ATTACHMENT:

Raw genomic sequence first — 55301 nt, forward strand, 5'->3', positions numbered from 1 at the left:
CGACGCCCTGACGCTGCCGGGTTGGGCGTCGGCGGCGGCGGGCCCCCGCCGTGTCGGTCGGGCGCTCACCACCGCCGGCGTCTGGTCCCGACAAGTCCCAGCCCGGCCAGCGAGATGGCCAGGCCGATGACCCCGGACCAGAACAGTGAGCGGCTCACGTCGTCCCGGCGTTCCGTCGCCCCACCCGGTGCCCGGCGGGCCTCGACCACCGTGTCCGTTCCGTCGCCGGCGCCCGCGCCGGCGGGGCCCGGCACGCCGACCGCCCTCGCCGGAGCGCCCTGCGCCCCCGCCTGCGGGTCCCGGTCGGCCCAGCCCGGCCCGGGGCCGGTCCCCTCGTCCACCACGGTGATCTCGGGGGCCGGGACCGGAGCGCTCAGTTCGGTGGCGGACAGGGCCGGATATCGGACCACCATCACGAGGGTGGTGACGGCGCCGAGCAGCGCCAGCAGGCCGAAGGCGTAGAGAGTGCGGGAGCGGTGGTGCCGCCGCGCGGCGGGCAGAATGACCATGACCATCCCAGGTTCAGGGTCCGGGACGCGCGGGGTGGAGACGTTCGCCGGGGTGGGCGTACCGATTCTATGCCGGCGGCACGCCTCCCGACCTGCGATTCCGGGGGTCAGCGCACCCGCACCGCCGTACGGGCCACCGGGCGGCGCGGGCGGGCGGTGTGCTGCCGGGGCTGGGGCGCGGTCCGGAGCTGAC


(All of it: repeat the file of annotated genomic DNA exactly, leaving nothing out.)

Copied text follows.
Raw genomic sequence first — 55301 nt, forward strand, 5'->3', positions numbered from 1 at the left:
CGACGCCCTGACGCTGCCGGGTTGGGCGTCGGCGGCGGCGGGCCCCCGCCGTGTCGGTCGGGCGCTCACCACCGCCGGCGTCTGGTCCCGACAAGTCCCAGCCCGGCCAGCGAGATGGCCAGGCCGATGACCCCGGACCAGAACAGTGAGCGGCTCACGTCGTCCCGGCGTTCCGTCGCCCCACCCGGTGCCCGGCGGGCCTCGACCACCGTGTCCGTTCCGTCGCCGGCGCCCGCGCCGGCGGGGCCCGGCACGCCGACCGCCCTCGCCGGAGCGCCCTGCGCCCCCGCCTGCGGGTCCCGGTCGGCCCAGCCCGGCCCGGGGCCGGTCCCCTCGTCCACCACGGTGATCTCGGGGGCCGGGACCGGAGCGCTCAGTTCGGTGGCGGACAGGGCCGGATATCGGACCACCATCACGAGGGTGGTGACGGCGCCGAGCAGCGCCAGCAGGCCGAAGGCGTAGAGAGTGCGGGAGCGGTGGTGCCGCCGCGCGGCGGGCAGAATGACCATGACCATCCCAGGTTCAGGGTCCGGGACGCGCGGGGTGGAGACGTTCGCCGGGGTGGGCGTACCGATTCTATGCCGGCGGCACGCCTCCCGACCTGCGATTCCGGGGGTCAGCGCACCCGCACCGCCGTACGGGCCACCGGGCGGCGCGGGCGGGCGGTGTGCTGCCGGGGCTGGGGCGCGGTCCGGAGCTGAC